DISSAPOINTING corporation tax receipts have been blamed for an unexpected rise in government borrowing.
Public sector borrowing, excluding bank bailouts, rose by £600m in July, compared to a £2.8bn surplus in the same month last year.
The surprising rise in borrowing, which dealt a blow to chancellor George Osborne's deficit reduction plans, was attributed to a fall in total tax receipts.
The timing of corporation tax payments means that July is usually the second highest month for receipts during the financial year and so typically sees a budget surplus. However, total receipts fell 0.8%, driven by a 19.3% decline (or £1.7bn shortfall) in corporation tax.
"While it looks likely that corporation tax receipts will fall short of our March forecast, the other main receipts streams remain closer to forecast," said the Office for Budget Responsibility.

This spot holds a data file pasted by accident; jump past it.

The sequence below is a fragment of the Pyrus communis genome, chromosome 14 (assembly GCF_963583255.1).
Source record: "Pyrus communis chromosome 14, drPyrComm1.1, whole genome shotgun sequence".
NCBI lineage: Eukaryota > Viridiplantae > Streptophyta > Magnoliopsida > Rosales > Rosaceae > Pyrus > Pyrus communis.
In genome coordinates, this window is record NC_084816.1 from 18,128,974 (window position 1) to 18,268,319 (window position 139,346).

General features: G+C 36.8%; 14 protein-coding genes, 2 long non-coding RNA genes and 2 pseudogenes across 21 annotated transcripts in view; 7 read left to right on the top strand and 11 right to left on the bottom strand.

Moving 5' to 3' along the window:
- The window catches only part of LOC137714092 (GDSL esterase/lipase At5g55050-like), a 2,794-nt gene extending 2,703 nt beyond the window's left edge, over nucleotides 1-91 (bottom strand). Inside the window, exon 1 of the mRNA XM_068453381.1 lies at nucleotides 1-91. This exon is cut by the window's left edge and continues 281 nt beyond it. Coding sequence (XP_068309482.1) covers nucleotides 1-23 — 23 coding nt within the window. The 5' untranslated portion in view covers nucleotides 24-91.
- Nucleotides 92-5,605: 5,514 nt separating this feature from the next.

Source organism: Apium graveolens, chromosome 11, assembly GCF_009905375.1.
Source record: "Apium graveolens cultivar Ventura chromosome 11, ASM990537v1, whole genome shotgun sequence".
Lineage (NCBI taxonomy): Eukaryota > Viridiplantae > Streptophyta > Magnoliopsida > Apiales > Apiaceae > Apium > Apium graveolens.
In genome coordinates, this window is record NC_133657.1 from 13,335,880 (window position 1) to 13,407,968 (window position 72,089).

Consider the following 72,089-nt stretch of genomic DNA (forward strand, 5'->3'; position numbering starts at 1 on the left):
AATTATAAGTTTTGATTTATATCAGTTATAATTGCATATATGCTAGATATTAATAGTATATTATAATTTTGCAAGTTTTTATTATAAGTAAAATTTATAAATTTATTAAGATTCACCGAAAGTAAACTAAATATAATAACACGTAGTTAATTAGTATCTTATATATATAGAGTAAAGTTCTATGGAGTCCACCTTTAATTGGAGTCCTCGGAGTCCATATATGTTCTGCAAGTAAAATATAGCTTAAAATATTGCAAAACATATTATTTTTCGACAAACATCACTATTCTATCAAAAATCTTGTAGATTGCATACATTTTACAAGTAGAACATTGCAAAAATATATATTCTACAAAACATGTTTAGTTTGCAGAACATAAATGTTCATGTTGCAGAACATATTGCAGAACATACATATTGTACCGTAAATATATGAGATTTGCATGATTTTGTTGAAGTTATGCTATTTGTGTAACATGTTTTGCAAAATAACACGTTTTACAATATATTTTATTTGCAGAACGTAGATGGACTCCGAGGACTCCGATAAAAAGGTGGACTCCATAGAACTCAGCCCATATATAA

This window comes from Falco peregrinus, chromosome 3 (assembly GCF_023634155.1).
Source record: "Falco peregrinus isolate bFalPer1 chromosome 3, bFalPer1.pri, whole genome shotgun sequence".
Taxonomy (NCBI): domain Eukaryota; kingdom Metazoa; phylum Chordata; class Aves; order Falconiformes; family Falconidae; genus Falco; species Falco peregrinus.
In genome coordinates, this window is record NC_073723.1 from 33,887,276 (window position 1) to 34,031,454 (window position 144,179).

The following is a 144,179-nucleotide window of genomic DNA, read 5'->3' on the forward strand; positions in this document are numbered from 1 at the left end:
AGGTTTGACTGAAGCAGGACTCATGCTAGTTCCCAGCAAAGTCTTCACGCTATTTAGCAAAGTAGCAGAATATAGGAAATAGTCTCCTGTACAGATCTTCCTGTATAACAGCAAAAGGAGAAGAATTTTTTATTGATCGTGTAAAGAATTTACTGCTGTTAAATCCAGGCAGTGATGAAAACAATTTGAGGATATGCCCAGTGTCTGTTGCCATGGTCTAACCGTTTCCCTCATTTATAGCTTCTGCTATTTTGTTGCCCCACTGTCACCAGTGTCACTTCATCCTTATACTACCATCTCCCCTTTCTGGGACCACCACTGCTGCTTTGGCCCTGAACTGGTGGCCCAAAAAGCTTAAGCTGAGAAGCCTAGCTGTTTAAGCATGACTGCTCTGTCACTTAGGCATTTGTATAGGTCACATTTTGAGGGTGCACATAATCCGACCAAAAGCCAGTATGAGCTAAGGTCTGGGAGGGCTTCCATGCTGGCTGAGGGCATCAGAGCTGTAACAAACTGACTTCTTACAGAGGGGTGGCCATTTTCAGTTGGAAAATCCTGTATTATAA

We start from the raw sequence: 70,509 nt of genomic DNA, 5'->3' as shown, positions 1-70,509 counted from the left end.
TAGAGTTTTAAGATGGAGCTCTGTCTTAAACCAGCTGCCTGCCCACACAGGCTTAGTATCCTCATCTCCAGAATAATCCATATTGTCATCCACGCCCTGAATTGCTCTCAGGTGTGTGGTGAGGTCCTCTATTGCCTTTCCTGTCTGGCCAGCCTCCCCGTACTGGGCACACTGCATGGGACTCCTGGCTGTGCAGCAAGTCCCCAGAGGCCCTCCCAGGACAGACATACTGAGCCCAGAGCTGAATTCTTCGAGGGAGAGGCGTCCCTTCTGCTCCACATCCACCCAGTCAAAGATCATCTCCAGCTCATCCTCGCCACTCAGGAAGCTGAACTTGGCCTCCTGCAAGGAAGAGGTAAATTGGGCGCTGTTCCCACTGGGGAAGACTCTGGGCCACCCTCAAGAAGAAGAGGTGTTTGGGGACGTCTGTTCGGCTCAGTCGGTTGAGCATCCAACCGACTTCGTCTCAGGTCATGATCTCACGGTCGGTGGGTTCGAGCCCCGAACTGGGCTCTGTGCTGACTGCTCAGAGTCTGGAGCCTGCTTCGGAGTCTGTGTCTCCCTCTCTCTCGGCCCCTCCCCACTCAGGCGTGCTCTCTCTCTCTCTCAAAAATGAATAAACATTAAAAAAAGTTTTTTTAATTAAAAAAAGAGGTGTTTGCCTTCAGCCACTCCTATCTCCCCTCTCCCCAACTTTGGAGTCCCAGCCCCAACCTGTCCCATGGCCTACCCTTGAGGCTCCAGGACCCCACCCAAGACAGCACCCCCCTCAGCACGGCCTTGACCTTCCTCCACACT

The OBR said this month's figures had been skewed by "particularly weak" tax receipts from oil and gas producers as a result of the temporary closure of the Elgin gas field because of a leak.
"It's the same story we've been seeing since the beginning of the year – that tax receipts are down, which is not surprising given the weaker growth performance of the economy," said Gustavo Bagattini from RBC Capital Markets.
You may also like
If budgeting is to have any value at all, it needs a radical overhaul. In today's dynamic marketplace, budgeting can no longer serve as a company's only management system; it must integrate with and support dedicated strategy management systems, process improvement systems, and the like. In this paper, Professor Peter Horvath and Dr Ralf Sauter present what's wrong with the current approach to budgeting and how to fix it.
In this white paper CCH provide checklists to help accountants and finance professionals both in practice and in business examine these issues and make plans. Also includes a case study of a large commercial organisation working through the first year of mandatory iXBRL filing.